Eduard 1/48 He-280






 Three aircraft, all prototypes


Scott Van Aken


Profi-Pak version






The Heinkel 280 was the world's first jet fighter prototype. The others such as the He-178 and Gloster Whittle were only proof of concept aircraft. The He-280 was designed with room for operational equipment such as guns and radios that the earlier jets didn't have. As with all the early jets, the biggest problem was suitable power plants. This being the case, the first He-280 started out life as a glider with shapes where the engines would go. The 280 was designed with Heinkel's own engine, the HeS 8a in mind. Unfortunately, his engine design was too advanced and suffered numerous failures. As a result, most of the 280 prototypes were redesigned for the larger Junkers Jumo 004 as used in the Me-262. Interestingly enough, the 262 was initially designed for Heinkel engines as well.

Though flying before the Messerschmitt Me-262, the 280 was not accepted for production. It was said that the design wasn't advanced enough, though in reality, Heinkel was never in consideration for the fighter design as it was felt that his strong suit was in multi-engined aircraft. As a result, Heinkel's 280 joined the He-100 and He-112 as fighters that were superior to what was currently being used, but not built thanks to politics!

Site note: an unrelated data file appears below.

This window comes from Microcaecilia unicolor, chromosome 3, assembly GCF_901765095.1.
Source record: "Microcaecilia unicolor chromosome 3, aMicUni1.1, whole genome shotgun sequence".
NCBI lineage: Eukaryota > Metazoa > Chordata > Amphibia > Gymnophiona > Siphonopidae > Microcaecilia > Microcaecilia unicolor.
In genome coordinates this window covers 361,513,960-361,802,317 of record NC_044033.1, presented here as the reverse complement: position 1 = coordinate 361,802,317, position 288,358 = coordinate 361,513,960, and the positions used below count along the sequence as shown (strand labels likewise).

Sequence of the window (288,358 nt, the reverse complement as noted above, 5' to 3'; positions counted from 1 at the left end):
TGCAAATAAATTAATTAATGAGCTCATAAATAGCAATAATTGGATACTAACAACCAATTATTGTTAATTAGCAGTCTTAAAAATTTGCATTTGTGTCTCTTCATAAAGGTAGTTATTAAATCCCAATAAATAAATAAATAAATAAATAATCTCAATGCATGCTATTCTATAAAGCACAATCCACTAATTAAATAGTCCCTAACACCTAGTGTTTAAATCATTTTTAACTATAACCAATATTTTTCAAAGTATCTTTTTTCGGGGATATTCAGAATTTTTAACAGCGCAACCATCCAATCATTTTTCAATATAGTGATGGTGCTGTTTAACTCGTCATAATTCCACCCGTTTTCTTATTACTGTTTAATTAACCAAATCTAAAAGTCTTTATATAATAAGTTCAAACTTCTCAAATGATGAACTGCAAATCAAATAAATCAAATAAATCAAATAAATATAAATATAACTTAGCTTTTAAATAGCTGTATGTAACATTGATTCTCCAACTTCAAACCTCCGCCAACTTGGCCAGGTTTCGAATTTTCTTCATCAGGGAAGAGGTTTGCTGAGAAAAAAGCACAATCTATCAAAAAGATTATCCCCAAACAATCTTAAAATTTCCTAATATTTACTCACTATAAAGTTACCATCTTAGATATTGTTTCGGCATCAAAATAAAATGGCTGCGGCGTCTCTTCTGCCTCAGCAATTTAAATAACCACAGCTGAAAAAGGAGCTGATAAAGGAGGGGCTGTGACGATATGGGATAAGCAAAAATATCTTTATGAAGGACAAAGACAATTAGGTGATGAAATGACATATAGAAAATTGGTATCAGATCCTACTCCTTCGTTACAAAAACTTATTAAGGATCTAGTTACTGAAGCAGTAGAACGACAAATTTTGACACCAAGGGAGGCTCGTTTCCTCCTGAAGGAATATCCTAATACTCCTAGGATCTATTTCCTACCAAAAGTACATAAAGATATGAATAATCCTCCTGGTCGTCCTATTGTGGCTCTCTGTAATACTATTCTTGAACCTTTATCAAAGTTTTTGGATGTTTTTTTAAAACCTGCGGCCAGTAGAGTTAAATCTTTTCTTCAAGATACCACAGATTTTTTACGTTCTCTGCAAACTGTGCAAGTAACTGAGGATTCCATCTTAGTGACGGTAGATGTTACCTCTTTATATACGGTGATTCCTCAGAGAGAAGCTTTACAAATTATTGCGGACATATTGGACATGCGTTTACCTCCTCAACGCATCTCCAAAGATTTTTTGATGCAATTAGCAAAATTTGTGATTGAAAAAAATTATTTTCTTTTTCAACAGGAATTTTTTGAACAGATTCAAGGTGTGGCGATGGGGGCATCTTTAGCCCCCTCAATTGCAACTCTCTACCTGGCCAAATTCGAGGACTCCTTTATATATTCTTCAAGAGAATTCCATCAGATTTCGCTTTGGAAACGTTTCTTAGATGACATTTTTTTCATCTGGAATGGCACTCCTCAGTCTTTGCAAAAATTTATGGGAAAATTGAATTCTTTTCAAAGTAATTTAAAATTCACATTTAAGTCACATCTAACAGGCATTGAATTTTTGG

An interesting side note. The He-280 was one of the first aircraft equipped with an ejection seat. It was used when the first prototype was used to test the airframe with pulse-jet engines and the aircraft went out of control. This is the first recorded use of an ejection seat to save a pilot.




Upon opening the box, one's first impression is of how much this looks like a Hasegawa kit. The sprue gates are small, the parts finely detailed and the overall finish of the parts is superb. There are enough parts to build either a HeS 08a or Jumo 004b engined aircraft. There is also a fret of etched metal for belts and a few other bits. In addition there are two canopy options; open or closed. The canopy comes with masking material precut as well as masks for the wheel hubs. There is a large weight for the nose and resin wheels and seat are also included. The decals are by Propagteam and from past experience, they are superbly done, though very thin and a bit difficult to use because of their thinness.

Since I don't have the other He-280 I'm not positive about what makes this a Profipak kit. I think it is the weight, resin and etched metal bits and the ability to do the Jumo engined prototypes along with the larger decal sheet.